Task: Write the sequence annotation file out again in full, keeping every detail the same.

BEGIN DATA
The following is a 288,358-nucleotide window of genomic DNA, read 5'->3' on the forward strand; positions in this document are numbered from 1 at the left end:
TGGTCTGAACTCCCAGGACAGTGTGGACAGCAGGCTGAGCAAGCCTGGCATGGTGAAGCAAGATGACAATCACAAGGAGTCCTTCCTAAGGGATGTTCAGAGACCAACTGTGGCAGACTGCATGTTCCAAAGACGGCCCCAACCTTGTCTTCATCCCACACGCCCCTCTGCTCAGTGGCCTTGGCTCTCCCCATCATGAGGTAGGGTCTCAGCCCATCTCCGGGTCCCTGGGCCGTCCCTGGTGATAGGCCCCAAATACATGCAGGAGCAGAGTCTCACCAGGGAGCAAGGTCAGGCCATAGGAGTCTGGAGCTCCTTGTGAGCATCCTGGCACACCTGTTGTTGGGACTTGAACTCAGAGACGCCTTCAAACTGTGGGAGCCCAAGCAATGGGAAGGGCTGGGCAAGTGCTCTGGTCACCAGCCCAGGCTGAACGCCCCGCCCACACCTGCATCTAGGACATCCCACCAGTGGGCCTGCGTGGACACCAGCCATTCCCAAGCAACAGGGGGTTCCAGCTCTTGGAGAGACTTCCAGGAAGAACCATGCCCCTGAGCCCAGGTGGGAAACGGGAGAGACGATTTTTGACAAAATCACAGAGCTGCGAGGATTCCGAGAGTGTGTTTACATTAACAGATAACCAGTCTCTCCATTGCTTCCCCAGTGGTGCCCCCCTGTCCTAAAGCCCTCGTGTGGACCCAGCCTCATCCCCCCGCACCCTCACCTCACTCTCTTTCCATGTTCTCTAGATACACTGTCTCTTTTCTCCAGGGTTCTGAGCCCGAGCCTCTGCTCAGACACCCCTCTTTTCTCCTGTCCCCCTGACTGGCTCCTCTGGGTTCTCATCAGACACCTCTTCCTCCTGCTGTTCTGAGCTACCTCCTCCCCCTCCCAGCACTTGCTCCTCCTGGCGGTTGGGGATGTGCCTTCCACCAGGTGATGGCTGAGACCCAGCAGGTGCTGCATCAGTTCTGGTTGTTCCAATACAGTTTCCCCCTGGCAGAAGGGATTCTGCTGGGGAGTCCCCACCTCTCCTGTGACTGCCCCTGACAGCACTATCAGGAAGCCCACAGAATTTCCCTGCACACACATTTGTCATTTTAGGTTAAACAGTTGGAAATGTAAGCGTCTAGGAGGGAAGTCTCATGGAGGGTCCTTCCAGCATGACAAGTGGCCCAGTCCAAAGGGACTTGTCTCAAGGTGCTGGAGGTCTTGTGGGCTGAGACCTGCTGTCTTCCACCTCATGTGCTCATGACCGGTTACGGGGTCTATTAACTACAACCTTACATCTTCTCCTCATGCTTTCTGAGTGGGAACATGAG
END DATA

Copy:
The following is a 288,358-nucleotide window of genomic DNA, read 5'->3' on the forward strand; positions in this document are numbered from 1 at the left end:
TGGTCTGAACTCCCAGGACAGTGTGGACAGCAGGCTGAGCAAGCCTGGCATGGTGAAGCAAGATGACAATCACAAGGAGTCCTTCCTAAGGGATGTTCAGAGACCAACTGTGGCAGACTGCATGTTCCAAAGACGGCCCCAACCTTGTCTTCATCCCACACGCCCCTCTGCTCAGTGGCCTTGGCTCTCCCCATCATGAGGTAGGGTCTCAGCCCATCTCCGGGTCCCTGGGCCGTCCCTGGTGATAGGCCCCAAATACATGCAGGAGCAGAGTCTCACCAGGGAGCAAGGTCAGGCCATAGGAGTCTGGAGCTCCTTGTGAGCATCCTGGCACACCTGTTGTTGGGACTTGAACTCAGAGACGCCTTCAAACTGTGGGAGCCCAAGCAATGGGAAGGGCTGGGCAAGTGCTCTGGTCACCAGCCCAGGCTGAACGCCCCGCCCACACCTGCATCTAGGACATCCCACCAGTGGGCCTGCGTGGACACCAGCCATTCCCAAGCAACAGGGGGTTCCAGCTCTTGGAGAGACTTCCAGGAAGAACCATGCCCCTGAGCCCAGGTGGGAAACGGGAGAGACGATTTTTGACAAAATCACAGAGCTGCGAGGATTCCGAGAGTGTGTTTACATTAACAGATAACCAGTCTCTCCATTGCTTCCCCAGTGGTGCCCCCCTGTCCTAAAGCCCTCGTGTGGACCCAGCCTCATCCCCCCGCACCCTCACCTCACTCTCTTTCCATGTTCTCTAGATACACTGTCTCTTTTCTCCAGGGTTCTGAGCCCGAGCCTCTGCTCAGACACCCCTCTTTTCTCCTGTCCCCCTGACTGGCTCCTCTGGGTTCTCATCAGACACCTCTTCCTCCTGCTGTTCTGAGCTACCTCCTCCCCCTCCCAGCACTTGCTCCTCCTGGCGGTTGGGGATGTGCCTTCCACCAGGTGATGGCTGAGACCCAGCAGGTGCTGCATCAGTTCTGGTTGTTCCAATACAGTTTCCCCCTGGCAGAAGGGATTCTGCTGGGGAGTCCCCACCTCTCCTGTGACTGCCCCTGACAGCACTATCAGGAAGCCCACAGAATTTCCCTGCACACACATTTGTCATTTTAGGTTAAACAGTTGGAAATGTAAGCGTCTAGGAGGGAAGTCTCATGGAGGGTCCTTCCAGCATGACAAGTGGCCCAGTCCAAAGGGACTTGTCTCAAGGTGCTGGAGGTCTTGTGGGCTGAGACCTGCTGTCTTCCACCTCATGTGCTCATGACCGGTTACGGGGTCTATTAACTACAACCTTACATCTTCTCCTCATGCTTTCTGAGTGGGAACATGAG